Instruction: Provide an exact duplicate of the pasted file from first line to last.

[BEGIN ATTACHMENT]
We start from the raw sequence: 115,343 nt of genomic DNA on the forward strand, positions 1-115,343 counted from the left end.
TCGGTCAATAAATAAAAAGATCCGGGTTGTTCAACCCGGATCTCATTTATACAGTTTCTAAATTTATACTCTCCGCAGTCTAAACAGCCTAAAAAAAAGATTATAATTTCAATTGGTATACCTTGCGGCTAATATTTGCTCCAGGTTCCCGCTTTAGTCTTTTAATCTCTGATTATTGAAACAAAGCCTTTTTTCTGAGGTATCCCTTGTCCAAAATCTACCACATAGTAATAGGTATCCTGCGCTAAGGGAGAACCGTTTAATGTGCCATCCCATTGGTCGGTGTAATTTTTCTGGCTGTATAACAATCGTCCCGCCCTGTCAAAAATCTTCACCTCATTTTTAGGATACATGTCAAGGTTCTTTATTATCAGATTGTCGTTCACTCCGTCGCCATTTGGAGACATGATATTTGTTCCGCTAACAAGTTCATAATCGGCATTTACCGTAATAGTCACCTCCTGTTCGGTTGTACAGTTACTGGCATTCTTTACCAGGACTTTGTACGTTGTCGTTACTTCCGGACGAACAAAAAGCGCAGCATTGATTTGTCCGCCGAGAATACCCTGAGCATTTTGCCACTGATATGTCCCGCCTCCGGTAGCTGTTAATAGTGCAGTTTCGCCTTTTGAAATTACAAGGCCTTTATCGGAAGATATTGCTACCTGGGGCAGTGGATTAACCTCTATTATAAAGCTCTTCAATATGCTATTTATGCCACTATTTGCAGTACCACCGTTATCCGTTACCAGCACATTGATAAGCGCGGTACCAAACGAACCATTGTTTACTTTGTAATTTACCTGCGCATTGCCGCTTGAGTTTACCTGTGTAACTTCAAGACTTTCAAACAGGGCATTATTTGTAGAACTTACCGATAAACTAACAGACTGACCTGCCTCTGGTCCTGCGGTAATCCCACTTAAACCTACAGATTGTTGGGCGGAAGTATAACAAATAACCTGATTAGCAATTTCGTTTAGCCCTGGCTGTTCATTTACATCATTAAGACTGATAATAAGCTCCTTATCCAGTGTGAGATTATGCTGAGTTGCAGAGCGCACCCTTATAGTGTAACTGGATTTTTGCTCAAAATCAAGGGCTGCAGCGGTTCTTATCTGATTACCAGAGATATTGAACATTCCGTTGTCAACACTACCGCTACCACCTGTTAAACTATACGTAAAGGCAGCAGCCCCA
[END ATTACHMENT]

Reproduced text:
We start from the raw sequence: 115,343 nt of genomic DNA on the forward strand, positions 1-115,343 counted from the left end.
TCGGTCAATAAATAAAAAGATCCGGGTTGTTCAACCCGGATCTCATTTATACAGTTTCTAAATTTATACTCTCCGCAGTCTAAACAGCCTAAAAAAAAGATTATAATTTCAATTGGTATACCTTGCGGCTAATATTTGCTCCAGGTTCCCGCTTTAGTCTTTTAATCTCTGATTATTGAAACAAAGCCTTTTTTCTGAGGTATCCCTTGTCCAAAATCTACCACATAGTAATAGGTATCCTGCGCTAAGGGAGAACCGTTTAATGTGCCATCCCATTGGTCGGTGTAATTTTTCTGGCTGTATAACAATCGTCCCGCCCTGTCAAAAATCTTCACCTCATTTTTAGGATACATGTCAAGGTTCTTTATTATCAGATTGTCGTTCACTCCGTCGCCATTTGGAGACATGATATTTGTTCCGCTAACAAGTTCATAATCGGCATTTACCGTAATAGTCACCTCCTGTTCGGTTGTACAGTTACTGGCATTCTTTACCAGGACTTTGTACGTTGTCGTTACTTCCGGACGAACAAAAAGCGCAGCATTGATTTGTCCGCCGAGAATACCCTGAGCATTTTGCCACTGATATGTCCCGCCTCCGGTAGCTGTTAATAGTGCAGTTTCGCCTTTTGAAATTACAAGGCCTTTATCGGAAGATATTGCTACCTGGGGCAGTGGATTAACCTCTATTATAAAGCTCTTCAATATGCTATTTATGCCACTATTTGCAGTACCACCGTTATCCGTTACCAGCACATTGATAAGCGCGGTACCAAACGAACCATTGTTTACTTTGTAATTTACCTGCGCATTGCCGCTTGAGTTTACCTGTGTAACTTCAAGACTTTCAAACAGGGCATTATTTGTAGAACTTACCGATAAACTAACAGACTGACCTGCCTCTGGTCCTGCGGTAATCCCACTTAAACCTACAGATTGTTGGGCGGAAGTATAACAAATAACCTGATTAGCAATTTCGTTTAGCCCTGGCTGTTCATTTACATCATTAAGACTGATAATAAGCTCCTTATCCAGTGTGAGATTATGCTGAGTTGCAGAGCGCACCCTTATAGTGTAACTGGATTTTTGCTCAAAATCAAGGGCTGCAGCGGTTCTTATCTGATTACCAGAGATATTGAACATTCCGTTGTCAACACTACCGCTACCACCTGTTAAACTATACGTAAAGGCAGCAGCCCCA